A MAN who drowned in the River Weaver showed no intention of taking his own life beforehand, a coroners’ court heard on Tuesday.

The body of George Burns was spotted at Vale Royal Locks on Sunday, May 19 by a passer-by.

The 54-year-old warehouseman, who lived in Castle, was battling alcohol addiction at the time and had been asked to leave his home because of the impact it was having on the family.

But despite leaving his possessions ‘carefully’ on the side of the locks, an inquest into his death at Crewe Coroners’ Court heard how he showed no indication that suicide was on his mind.

Speaking at the inquest, George’s wife Anne-Marie told of how he used to be a keen walker, however his drinking had led to problems with his legs.

He would frequently have falls and his legs would go stiff if he sat around for too long.

“George had been trying to lower alcohol usage, but it had started to get worse over the past 12 months,” she said.

“I had made an appointment with his GP on the Friday before his death and on Saturday night, we had a long talk about the level of help he needed.

“It was the best conversation we had in a long time.

“George never expressed an intention to end his own life and there was nothing alarming about his behaviour.”

Also speaking at the inquest was George’s sister, Barbara, who again reaffirmed that he had shown no indication of taking his life and he had spoken to her on the phone a day earlier.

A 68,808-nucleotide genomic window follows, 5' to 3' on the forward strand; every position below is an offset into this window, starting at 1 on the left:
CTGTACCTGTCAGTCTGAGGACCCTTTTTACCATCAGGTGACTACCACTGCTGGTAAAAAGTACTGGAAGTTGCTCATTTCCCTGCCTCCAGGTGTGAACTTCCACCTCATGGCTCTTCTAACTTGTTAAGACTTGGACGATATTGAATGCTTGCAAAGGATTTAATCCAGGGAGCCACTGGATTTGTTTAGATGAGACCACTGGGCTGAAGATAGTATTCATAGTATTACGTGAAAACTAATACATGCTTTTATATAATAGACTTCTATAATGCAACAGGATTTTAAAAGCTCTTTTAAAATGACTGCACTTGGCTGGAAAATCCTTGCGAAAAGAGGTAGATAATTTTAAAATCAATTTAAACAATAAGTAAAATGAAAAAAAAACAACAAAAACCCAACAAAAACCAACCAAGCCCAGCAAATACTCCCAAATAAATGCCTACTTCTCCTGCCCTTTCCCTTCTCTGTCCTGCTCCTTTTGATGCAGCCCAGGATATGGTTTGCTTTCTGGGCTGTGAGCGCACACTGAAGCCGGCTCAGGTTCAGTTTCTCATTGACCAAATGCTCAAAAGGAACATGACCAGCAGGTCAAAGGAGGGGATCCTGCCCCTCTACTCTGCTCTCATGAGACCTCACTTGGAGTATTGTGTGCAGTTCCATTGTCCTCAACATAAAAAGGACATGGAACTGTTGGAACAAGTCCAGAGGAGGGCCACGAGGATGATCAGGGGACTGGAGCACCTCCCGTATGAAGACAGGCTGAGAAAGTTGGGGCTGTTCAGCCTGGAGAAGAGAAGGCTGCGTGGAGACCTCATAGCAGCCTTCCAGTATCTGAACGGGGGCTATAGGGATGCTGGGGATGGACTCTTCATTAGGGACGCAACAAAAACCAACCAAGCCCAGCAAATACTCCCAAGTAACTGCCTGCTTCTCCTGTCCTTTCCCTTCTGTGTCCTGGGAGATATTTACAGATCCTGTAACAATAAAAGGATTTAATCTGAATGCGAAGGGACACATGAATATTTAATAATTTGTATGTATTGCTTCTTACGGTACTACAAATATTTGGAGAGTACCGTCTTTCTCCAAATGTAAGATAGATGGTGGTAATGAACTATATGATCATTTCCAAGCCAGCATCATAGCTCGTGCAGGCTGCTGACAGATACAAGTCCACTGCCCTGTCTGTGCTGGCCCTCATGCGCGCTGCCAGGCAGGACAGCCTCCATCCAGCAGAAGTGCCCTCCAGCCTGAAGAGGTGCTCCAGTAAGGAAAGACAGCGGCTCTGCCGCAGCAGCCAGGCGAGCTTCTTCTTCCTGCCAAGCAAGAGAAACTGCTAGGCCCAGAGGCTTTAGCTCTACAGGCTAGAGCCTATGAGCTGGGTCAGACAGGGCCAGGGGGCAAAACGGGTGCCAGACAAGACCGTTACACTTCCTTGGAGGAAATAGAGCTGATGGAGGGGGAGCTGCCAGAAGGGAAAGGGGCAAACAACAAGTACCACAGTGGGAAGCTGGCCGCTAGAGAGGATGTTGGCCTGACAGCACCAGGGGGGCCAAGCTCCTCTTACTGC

“He was stressed about having to move out of the house, but he had known about it for a while,” she said.

“I spoke to him about putting money into his wife’s account to help him, but he said no, as he was never going to see her again.

“It did not strike me at the time and we even spoke about him coming to live with me, but I said not at this stage until he was serious about getting help.”

Barbara noted how George had suffered from seizures in the past when cutting down on alcohol and it was possible that this could have caused him to fall into the river, as toxicology reports found no alcohol in his system.

Evidence provided by detective sergeant John Lyons, who attended the scene following the discovery of the body, told the court how George’s personal items had been ‘carefully’ placed on the river embankment.

These included his mobile phone, glasses, gloves and an empty water bottle.

After examining the body, it was confirmed to be George Burns as he was found with his passport and birth certificate.

No evidence suggested a struggle, any sign of slippage on the embankment or any evidence of him attempting to get out of the river.

Heath Westerman, acting area coroner for Cheshire, concluded that there were too many possibilities, despite thorough investigation, and gave an open verdict on his death.